Needless to say, the Labour leader’s office has continued to deny any such thing, but while we may nurture some suspicions about his behaviour, McGinn was also indulging in a little airbrushing when he described south Armagh as an “Irish ­nationalist community”. In the most recent elections, Newry and Armagh returned three Sinn Fein members to the Northern Ireland Assembly (as against one Social Democratic and Labour Party member) and one Sinn Fein MP to Westminster. When I last looked, Sinn Fein was still a republican, rather than a nationalist, party – something that McGinn should only be too well aware of, as the paternal hand that was putatively to have been lain on him belongs to Pat McGinn, the former Sinn Fein mayor of Newry and Armagh.

According to the Irish News, a “close friend” of the McGinns poured this cold water on the mini-conflagration: “Anybody who knows the McGinn family knows that Pat is very proud of Conor and that they remain very close.” The friend went on to opine: “He [Pat McGinn] found the whole notion of Corbyn phoning him totally ridiculous – as if Pat is going to criticise his son to save Jeremy Corbyn’s face. They would laugh about it were it not so sinister.”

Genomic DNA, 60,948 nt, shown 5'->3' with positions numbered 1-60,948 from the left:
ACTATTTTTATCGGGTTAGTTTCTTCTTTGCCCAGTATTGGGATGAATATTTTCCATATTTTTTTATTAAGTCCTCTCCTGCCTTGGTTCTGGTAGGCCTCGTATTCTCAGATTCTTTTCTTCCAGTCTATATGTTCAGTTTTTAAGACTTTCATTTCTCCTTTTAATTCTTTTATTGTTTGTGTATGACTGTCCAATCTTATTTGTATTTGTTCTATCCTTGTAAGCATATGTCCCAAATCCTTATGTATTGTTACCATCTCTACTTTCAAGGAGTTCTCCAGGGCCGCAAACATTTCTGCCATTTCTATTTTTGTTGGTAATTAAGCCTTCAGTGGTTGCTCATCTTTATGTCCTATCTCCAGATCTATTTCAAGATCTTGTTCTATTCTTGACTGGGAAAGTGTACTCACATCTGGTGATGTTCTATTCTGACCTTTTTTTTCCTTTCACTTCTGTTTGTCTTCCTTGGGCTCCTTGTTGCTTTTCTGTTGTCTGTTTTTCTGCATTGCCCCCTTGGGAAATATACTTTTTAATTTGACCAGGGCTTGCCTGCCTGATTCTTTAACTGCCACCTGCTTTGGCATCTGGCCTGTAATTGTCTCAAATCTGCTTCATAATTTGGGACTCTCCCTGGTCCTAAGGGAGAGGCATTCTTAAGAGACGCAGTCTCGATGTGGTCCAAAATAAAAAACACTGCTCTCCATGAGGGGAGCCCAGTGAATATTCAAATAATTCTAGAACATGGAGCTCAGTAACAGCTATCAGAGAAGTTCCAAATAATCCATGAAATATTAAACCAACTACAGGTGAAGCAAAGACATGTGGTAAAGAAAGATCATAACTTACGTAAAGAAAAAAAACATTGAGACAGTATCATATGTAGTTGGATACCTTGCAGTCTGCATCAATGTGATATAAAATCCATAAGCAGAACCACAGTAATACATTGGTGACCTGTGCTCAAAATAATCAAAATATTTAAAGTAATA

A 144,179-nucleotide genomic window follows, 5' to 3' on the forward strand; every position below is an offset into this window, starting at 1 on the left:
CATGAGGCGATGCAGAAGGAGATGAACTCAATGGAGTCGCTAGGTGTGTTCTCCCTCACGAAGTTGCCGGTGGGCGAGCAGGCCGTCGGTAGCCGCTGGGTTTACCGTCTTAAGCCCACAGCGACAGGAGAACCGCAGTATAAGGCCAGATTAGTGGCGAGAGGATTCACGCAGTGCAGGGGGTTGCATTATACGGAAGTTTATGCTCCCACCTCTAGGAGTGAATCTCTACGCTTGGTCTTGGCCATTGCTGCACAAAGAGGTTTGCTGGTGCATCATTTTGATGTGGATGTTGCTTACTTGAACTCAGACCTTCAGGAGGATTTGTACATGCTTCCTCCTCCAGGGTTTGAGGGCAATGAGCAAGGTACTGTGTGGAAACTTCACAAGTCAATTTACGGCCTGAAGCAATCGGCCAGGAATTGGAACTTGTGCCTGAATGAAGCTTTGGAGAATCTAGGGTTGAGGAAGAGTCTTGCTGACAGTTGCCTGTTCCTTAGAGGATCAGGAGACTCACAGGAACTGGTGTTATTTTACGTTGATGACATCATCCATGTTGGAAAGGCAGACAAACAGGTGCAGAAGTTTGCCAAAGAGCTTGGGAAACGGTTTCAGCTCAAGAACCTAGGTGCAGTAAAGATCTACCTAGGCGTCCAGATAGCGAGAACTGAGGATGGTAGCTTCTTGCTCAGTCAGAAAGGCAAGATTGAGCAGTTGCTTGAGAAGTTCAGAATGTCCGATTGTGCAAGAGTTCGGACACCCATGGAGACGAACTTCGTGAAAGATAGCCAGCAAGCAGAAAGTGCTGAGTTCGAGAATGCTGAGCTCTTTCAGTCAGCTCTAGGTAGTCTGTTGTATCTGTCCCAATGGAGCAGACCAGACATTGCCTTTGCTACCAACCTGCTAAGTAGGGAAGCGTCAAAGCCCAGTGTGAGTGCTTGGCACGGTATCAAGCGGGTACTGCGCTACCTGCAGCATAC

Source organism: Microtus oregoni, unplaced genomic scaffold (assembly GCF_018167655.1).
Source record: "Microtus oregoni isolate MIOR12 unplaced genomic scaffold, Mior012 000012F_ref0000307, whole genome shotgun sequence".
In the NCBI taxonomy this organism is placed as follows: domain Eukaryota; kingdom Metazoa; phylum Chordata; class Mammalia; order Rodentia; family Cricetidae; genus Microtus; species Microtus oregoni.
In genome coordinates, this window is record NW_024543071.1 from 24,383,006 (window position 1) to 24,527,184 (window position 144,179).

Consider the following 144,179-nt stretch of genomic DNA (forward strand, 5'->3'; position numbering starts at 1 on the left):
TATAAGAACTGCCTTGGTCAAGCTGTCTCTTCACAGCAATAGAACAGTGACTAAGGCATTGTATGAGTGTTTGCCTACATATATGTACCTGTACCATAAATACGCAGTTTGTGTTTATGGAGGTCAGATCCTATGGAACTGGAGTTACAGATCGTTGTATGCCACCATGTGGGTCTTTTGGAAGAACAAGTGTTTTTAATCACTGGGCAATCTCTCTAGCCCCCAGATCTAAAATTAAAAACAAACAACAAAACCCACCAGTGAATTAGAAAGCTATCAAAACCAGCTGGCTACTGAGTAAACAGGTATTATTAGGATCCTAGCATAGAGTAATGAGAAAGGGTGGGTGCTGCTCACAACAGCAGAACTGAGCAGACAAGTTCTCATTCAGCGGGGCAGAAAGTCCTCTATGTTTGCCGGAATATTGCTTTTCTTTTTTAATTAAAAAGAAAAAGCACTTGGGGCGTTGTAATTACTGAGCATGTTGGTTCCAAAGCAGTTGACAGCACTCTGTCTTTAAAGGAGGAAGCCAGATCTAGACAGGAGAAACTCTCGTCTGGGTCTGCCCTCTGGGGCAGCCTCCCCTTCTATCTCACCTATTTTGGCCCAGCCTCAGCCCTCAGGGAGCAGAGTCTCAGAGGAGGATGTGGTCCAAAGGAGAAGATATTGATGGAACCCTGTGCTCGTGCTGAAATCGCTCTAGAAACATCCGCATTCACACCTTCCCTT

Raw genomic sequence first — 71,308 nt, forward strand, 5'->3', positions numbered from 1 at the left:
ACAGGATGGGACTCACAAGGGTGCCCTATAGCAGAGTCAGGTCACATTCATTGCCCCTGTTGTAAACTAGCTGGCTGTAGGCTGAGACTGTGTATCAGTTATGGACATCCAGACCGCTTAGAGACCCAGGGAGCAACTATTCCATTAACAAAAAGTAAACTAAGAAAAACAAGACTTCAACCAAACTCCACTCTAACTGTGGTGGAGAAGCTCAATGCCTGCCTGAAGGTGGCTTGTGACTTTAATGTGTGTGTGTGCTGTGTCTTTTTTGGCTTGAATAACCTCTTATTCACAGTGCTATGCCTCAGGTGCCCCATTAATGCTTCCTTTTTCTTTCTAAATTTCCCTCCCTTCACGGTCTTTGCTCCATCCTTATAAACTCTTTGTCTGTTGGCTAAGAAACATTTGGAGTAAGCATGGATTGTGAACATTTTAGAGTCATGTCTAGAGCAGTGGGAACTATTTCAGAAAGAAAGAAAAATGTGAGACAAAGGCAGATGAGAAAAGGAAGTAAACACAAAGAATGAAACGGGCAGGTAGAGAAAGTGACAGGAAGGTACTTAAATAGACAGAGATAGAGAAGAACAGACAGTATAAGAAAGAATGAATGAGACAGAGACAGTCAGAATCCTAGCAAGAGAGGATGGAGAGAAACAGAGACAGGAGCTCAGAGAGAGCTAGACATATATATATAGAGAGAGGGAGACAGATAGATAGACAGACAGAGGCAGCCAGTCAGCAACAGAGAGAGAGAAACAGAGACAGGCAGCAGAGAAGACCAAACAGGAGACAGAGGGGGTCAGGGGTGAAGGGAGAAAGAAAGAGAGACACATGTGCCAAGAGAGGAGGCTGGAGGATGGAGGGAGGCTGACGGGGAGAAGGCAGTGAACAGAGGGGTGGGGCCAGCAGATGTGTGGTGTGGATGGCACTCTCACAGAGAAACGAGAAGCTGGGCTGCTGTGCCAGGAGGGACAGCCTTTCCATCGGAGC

“Sinister” does seem the mot juste. McGinn, Jr grew up in Bessbrook during the Troubles. I visited the village in the early 1990s on assignment. The skies were full of the chattering of British army Chinooks, and there were fake road signs in the hedgerows bearing pictograms of rifles and captioned: “Sniper at work”. South Armagh had been known for years as “bandit country”. There were army watchtowers standing sentinel in the dinky, green fields and checkpoints everywhere, manned by some of the thousands of the troops who had been deployed to fight what was, in effect, a low-level counter-insurgency war. Nationalist community, my foot.